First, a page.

Operating LeverageDefined along with Formula & How to Calculate

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What is Operating Leverage?

Operating Leverage is a financial formula describing the relationship between the company’s operating income and its generated revenue.

It is a sub-topic in cost accounting that measures the direct relationship between operating income and revenue. 

A company must achieve a high gross margin rate and a low variable cost percentage to achieve high operating leverage.

Understanding Operating Leverage

When the degree of operating leverage is high, the forecasting risk could also be high because a mistake in forecasting the sales amount could result in significant changes to the cash flow projections. 

The Operating Leverage formula is:

operating leverage

Another formula to compute the Operating Leverage is:

degree of operating leverage
Fixed Costs have a significant role in computing operating leverage.

It remains constant regardless of the status of business operations.

It means that any change in the sales percentage will directly affect the percentage change in profit.

Examples of fixed costs are machinery, equipment, production facility, etc.

Through the operating leverage, the company may compute its break-even point and determine the product selling price to achieve a profitable rate and cover all the necessary expenses of the company. 

Through the operating leverage computation, several companies have concluded that since the fixed cost is the great manipulator of a profitable outcome, they can reduce or eliminate some fixed costs to arrive at a higher profit. 

Example

Green Flavors, Inc. shop sells its 50,000 pcs produced tea bags for $5 each.

The costs incurred during the production process include variable costs of $.30 per unit and fixed costs of $50,000.

Below is the computation for Green Flavors’ Operating Leverage:

Operating Leverage =  50,000 * ($5 – $.30) / (50,000 * ($5 – $.30)) – $ 50,000

Operating Leverage = 1.27 or 127%

If there is a 10% increase in revenue, a corresponding 12.7%  increase in net income will follow.

High and Low Operating Leverage

Consideration of fixed costs is significant when computing the company’s operating leverage.

For analysis and monitoring of business performance, a company may compare its financial operations with companies of the same industry, and they may choose to deep dive into how other companies manage their costs. 

To achieve a positive profit margin, the company must earn a rate greater than its costs rate.  

The other type of cost is the variable cost.

This cost has a direct relationship with sales – for every increase in sales percentage, variable costs percentage will also increase, and vice versa.

Examples of variable costs are raw materials used in production, labor costs, etc. A company may still earn even if only a few product quantities have been sold.

For example, a software company invested in building its office to add more developers and make a convenient space for them to work.

As such, the company can incur high fixed costs from the costs attached to the building and the salaries of their developers as compared to incurring variable costs.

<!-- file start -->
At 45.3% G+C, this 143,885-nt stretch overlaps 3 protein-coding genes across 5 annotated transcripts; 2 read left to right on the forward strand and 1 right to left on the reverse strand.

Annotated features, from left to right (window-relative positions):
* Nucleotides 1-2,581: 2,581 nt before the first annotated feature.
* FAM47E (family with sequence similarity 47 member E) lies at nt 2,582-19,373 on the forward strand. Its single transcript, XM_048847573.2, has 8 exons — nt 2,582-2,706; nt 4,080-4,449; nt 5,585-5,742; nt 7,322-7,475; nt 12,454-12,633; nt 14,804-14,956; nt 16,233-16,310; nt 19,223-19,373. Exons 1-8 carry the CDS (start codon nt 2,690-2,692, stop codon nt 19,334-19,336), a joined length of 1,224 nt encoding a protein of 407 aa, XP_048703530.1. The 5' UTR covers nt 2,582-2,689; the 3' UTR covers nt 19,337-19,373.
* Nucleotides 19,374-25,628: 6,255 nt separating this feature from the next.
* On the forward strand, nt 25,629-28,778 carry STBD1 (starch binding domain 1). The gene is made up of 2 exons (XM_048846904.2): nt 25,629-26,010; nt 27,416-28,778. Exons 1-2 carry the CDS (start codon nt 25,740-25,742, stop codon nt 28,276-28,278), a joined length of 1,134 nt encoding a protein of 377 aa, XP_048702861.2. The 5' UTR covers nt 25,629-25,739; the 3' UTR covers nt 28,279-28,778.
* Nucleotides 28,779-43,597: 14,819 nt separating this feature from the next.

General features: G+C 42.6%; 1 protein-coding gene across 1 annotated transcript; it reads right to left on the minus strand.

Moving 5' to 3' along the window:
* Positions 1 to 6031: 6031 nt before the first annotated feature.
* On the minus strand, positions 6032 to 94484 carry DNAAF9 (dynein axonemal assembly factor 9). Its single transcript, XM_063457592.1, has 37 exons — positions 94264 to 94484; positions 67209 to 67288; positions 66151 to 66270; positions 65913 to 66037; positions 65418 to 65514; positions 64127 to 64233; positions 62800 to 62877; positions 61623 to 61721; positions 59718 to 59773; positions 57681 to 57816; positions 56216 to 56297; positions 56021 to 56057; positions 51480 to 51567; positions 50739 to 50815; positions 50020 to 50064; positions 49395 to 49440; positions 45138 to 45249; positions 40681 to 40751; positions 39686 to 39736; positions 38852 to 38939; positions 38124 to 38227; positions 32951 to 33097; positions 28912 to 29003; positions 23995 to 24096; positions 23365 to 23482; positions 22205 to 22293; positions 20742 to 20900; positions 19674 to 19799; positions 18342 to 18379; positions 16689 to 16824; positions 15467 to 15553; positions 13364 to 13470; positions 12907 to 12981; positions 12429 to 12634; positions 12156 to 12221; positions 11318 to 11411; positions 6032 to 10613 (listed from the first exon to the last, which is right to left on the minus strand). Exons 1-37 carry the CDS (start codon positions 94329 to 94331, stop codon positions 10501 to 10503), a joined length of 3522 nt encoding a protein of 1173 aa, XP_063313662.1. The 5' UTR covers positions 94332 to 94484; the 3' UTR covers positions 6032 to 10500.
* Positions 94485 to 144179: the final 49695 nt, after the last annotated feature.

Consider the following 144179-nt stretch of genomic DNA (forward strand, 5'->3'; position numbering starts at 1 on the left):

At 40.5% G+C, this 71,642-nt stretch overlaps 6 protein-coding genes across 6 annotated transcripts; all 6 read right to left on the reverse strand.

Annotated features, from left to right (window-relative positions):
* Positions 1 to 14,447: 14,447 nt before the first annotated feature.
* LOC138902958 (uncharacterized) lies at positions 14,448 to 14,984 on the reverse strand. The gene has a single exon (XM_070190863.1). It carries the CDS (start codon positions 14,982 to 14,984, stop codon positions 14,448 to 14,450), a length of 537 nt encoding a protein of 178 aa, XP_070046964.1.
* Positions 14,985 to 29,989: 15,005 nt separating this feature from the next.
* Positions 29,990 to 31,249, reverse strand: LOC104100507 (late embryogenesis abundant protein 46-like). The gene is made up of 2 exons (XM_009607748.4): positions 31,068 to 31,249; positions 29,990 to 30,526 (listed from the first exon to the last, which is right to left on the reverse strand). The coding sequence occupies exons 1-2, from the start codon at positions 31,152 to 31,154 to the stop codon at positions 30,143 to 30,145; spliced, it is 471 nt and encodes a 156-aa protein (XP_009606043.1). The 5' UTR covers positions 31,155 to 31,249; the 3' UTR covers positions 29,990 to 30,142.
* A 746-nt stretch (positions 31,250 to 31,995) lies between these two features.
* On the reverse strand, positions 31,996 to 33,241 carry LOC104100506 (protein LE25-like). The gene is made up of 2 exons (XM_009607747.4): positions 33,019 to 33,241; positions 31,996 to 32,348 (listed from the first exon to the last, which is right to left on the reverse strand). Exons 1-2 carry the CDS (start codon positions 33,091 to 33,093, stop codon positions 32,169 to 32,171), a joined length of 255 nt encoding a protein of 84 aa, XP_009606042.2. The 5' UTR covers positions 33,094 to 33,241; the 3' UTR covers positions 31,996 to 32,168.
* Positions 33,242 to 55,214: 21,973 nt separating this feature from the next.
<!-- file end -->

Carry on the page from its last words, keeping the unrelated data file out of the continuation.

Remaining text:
Unlike a software consultancy company, it can tend to have a lower fixed cost because only a small office space is needed for consultants.

The software consultancy will be able to have much lower fixed and variable costs which can result in low operating leverage. 

A real-world example is Microsoft Company, which spends most of its money on product development and marketing.

The categorization of such are fixed costs and results in high operating leverage. 

Walmart company incurs a low percentage of fixed costs but a high percentage of variable costs due to its high quantities of sold items.

The products sold directly affect the company’s variable costs resulting in a higher percentage of the cost of goods sold which will then result in low operating leverage. 

What Does Operating Leverage Tell You?

Through operating leverage, the company may compute its break-even point.

Also, it guides the company in appropriately setting the selling price to cover fixed costs and still earn a profit.

The popular fixed costs items are machinery, equipment, office building, production facility, etc. 

The operating leverage computation tells the company that when fixed costs are minimized, it will be able to generate a higher profit percentage without having to make changes in the amount of the selling price, quantities to sell, or the contribution margin.

What Is the Degree of Operating Leverage (DOL)?

The Degree of Operating Leverage is a type of measure, usually in multiples, that states the operating income change relative to a change in sales.

Companies with a greater amount of fixed costs than variable costs result in high operating leverage and vice versa.

The operating leverage can be used as analyzation tool for cost management. 

What Are Examples of High and Low Operating Leverage?

Companies with high operating leverage have a high amount of fixed costs.

Most of the acquired fixed costs are related to product research and development or marketing/advertising costs.

The company may only earn a profit if there is an excessive amount of the generated sales after deduction of the fixed cost.

Companies with low operating leverage are those that are sales volume dependent. For every sale made, a corresponding variable cost is also recognized.

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